Fabulous photo by Jordan Whitt

Catalyzing Young Careers in the Startup Industry ®

This is a not a guest post, but a personal one. The author, Andreas Saari, is the co-founder and CEO of Wave Ventures, the Nordics’ first and Europe’s largest student-run VC, and a Chief Matcher at Europe’s leading tech event Slush. He is enthusiastic about extreme sports, complex systems, languages and learning in general.

After founding Wave Ventures, I have been asked three questions more often than others: 1) What is venture capital? 2) Why do it as a student? 3) How does a student-run VC fund operate compared to a traditional one? As you might guess, these questions have come from very different groups of people with varying backgrounds. In the following, I’ll try to answer the first one briefly, the last one with a bit more in detail and the middle one in the process.

What Is Venture Capital?

By its simplest definition, venture capital means early-stage private equity investing. That is, venture capitalists exchange money for an ownership share of a company in its very early and therefore riskiest stage, and then help this company to grow and succeed — since that is now in both the investor’s and the founders’ best interest.

While for a founder, venture capital means giving away ownership of your company, it can also be a supercharger in the form of extra cash; fundraising enables startups to hire the optimal person right away, run faster than competitors, utilize unique industry experience and to show that the team has gotten at least some people convinced of their potential and capacity to develop in the future.

On a larger scale, despite being a relatively young industry, venture capital has been driving the US economy significantly for a couple of decades, and is making a change in Europe and the Nordics as well. Why? Due to its ability to make it possible for money to flow through some of the most forward-looking people into the projects and teams with boldest ambitions, most advanced technologies and fiercest, game-changing execution.

Making the Most Audacious Young Makers Work Together

The stereotypical, traditional VC fund is run by well-off adults, often times white males, who manage a pool of money raised from varying facets such as wealthy individuals, pension funds, insurance companies and funds-of-funds. So why join the game of sourcing deals, making investment decisions, managing the investment and working with portfolio companies as a student?

Actually, there has been some (not-very-scientific) evidence of student-run VC funds overperforming the VC industry as a whole. Yet for me personally, venture capital is about more. It is the mechanism towards which some of the most driven, curious, analytical, creative and optimistic people that I’ve come to know, gravitate — either to the investor side, or to the entrepreneur side.

Through founding and managing a student-run VC, I hope to make the following match: the industry gets more young, brilliant minds and fresh perspectives involved in solving the hardest problems on earth through entrepreneurship, and at the same time more and more of the young people get the chance to immerse themselves in the magical world of startups and venture capital.

On a more practical level, the concept of a student-run VC fund builds a two-way learning street. Our founders are our peers, and by working together with the most talented young people we as student VC’s get to:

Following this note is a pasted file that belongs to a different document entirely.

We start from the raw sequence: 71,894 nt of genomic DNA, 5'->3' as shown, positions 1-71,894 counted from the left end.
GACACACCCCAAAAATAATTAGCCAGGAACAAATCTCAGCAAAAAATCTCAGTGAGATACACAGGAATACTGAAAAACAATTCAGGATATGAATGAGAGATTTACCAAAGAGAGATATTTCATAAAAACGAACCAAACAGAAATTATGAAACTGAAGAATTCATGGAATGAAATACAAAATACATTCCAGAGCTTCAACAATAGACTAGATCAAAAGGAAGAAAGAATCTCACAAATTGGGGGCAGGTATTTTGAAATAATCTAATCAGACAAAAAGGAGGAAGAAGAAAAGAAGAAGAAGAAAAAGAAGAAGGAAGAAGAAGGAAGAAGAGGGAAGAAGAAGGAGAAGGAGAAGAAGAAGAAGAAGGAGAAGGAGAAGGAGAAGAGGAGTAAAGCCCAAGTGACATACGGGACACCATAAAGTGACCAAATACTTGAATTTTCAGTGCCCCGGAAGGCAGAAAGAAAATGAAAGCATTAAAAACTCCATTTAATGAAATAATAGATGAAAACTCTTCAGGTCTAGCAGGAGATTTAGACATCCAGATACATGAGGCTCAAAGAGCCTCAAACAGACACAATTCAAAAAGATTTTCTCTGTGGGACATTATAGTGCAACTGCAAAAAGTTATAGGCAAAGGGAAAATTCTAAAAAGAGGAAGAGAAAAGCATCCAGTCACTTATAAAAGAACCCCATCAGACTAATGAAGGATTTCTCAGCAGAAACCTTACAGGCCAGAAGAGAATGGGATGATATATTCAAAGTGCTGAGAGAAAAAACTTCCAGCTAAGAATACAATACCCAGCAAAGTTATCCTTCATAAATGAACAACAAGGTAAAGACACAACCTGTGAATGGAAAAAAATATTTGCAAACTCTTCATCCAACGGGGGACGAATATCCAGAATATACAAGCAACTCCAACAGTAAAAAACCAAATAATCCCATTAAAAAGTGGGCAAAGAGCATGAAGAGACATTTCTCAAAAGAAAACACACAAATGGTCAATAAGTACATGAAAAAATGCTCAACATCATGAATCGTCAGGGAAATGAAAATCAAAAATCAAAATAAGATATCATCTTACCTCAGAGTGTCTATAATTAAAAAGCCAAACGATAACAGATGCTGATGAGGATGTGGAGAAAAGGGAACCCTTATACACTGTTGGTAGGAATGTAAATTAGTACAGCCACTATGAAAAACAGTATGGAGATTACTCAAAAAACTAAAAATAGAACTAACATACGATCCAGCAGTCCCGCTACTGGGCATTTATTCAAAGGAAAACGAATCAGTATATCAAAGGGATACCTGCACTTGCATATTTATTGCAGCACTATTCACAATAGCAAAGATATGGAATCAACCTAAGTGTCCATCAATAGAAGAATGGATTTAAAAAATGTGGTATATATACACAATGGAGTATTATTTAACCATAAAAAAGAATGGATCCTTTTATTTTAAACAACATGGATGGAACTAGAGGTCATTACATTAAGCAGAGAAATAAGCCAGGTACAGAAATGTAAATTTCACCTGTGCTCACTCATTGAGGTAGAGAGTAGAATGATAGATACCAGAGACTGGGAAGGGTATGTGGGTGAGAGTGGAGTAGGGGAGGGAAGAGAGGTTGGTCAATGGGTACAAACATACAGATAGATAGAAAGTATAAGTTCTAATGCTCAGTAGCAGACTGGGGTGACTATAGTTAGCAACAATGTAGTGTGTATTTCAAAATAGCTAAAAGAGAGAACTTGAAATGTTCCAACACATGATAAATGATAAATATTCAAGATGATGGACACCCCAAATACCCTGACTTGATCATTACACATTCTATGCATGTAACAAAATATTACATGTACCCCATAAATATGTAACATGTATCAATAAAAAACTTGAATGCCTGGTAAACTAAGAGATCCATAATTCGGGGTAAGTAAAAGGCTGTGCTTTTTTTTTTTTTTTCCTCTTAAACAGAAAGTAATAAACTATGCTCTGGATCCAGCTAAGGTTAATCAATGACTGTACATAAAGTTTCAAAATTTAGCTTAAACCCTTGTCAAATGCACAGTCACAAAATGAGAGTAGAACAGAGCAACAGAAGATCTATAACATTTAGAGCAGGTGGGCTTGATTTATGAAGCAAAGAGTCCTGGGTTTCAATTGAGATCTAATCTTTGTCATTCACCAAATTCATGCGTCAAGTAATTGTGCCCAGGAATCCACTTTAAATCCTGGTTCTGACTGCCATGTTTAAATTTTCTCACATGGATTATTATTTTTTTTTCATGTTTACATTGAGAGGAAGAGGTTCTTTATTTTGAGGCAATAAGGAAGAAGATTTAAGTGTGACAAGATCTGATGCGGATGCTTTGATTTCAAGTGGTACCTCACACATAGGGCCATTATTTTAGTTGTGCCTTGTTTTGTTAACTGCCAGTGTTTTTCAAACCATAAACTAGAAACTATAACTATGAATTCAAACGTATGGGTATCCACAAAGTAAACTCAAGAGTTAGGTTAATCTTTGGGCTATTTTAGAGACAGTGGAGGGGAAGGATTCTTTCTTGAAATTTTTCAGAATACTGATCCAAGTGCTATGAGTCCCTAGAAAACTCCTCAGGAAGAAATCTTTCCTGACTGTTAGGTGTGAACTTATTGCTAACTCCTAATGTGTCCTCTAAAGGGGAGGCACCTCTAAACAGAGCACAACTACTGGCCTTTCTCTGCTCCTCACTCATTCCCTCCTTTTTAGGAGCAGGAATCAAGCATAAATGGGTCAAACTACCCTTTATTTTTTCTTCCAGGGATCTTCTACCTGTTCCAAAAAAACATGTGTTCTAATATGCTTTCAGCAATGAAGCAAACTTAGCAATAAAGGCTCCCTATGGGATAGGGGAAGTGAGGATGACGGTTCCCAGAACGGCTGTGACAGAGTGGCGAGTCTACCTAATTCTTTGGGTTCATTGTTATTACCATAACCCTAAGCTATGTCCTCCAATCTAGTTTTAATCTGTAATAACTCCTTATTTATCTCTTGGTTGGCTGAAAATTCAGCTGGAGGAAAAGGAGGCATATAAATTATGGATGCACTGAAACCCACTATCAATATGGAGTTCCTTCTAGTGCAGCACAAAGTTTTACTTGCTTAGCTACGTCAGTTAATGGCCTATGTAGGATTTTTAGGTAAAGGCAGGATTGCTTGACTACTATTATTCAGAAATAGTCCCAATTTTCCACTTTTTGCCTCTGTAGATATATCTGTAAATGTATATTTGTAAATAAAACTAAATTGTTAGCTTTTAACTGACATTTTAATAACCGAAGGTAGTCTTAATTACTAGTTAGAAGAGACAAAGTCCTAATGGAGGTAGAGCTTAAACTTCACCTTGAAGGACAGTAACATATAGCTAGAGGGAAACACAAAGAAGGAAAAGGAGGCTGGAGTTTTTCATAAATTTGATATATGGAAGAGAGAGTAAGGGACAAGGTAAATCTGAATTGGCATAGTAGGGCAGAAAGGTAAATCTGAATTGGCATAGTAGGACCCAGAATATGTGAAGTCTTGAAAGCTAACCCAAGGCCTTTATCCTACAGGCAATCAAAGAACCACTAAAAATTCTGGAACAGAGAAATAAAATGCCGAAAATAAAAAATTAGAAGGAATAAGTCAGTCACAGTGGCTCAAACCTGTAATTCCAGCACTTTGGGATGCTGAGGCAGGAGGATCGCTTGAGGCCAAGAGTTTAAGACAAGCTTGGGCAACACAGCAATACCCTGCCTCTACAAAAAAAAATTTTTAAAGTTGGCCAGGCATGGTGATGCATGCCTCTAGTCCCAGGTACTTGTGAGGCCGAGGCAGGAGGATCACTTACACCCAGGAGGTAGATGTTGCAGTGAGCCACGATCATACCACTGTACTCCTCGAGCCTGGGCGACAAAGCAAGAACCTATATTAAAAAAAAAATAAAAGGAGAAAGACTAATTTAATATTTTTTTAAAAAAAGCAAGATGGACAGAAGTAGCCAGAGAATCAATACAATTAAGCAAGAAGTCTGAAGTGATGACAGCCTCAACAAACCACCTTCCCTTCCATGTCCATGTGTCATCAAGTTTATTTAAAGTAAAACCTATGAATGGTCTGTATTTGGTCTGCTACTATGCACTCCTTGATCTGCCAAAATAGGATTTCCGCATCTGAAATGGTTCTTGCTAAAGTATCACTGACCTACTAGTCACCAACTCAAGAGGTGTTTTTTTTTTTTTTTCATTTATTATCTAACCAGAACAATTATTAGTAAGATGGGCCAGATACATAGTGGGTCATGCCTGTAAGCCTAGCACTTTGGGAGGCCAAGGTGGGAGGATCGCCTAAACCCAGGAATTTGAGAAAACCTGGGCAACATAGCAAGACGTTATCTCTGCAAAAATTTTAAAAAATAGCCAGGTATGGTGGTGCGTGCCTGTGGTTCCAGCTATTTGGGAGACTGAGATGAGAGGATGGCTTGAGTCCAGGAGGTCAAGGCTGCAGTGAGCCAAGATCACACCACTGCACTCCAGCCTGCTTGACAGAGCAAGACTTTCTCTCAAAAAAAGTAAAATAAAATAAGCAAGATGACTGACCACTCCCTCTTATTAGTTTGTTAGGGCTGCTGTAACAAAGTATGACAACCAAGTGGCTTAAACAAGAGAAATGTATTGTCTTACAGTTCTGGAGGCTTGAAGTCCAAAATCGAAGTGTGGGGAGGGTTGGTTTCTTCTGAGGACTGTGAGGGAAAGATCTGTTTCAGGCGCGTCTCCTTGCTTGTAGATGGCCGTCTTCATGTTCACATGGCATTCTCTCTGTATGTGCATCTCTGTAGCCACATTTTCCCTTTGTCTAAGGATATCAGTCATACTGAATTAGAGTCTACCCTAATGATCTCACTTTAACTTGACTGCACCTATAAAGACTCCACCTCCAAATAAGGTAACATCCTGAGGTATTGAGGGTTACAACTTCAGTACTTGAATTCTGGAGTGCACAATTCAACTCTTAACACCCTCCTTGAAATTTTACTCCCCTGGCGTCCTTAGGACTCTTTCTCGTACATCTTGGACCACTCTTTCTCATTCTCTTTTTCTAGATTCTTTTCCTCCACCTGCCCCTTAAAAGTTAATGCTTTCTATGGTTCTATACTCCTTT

1. Learn about the forefront technologies very fast, since we want to know what we’re dealing with and time is often limited to make a deal

2. Get exposed to the moonshot ideas of our time, and actually help in building them — often times in different industries simultaneously

3. Get to know the follow-on investors in the region and learn from them — and even have some of the best ones as our advisors

4. Learn the dynamics of fundraising

I simply haven’t come across a job with a steeper learning curve.

Below, I tried to find ways to distinguish between traditional and student-run VC’s operations, and this is the first version of what I came up with (all errors on my responsibility).

Monotonous? Hell no!

To make it really concrete, already now, after around 300 cases on paper, 70 face-to-face met teams and 2 investments, with the team we’ve gotten to utilize almost all the skills we have picked up so far in our lives — we have helped in designing a website and an architecture of a database, hiring the right photographer, planning a long-term strategy for market penetration and making a FOMO-creation for a future investment round.

I find venture capital to be one of the most powerful functions of our society, even though I do appreciate that it is not the optimal way to go for most founders. I think we should engage more young people in this learning-supercharger-of-an-industry in order to cultivate audacity, just-do-it attitude and effective solving of the meaningful, real-life problems.

I’d love to be challenged in my thinking, and am always up for a discussion around these topics (or any other ones, for that matter. I love talking to people.) To continue the discussion, reach out to me directly at andreas {at} wave.ventures, or follow @waveventures and @andreassaari on Twitter!

One last thing: recently I’ve been most excited about this fantastically educational article by Tim Urban on the human brain & Elon Musks’s new company called Neuralink. Definitely worth a read!

// Andreas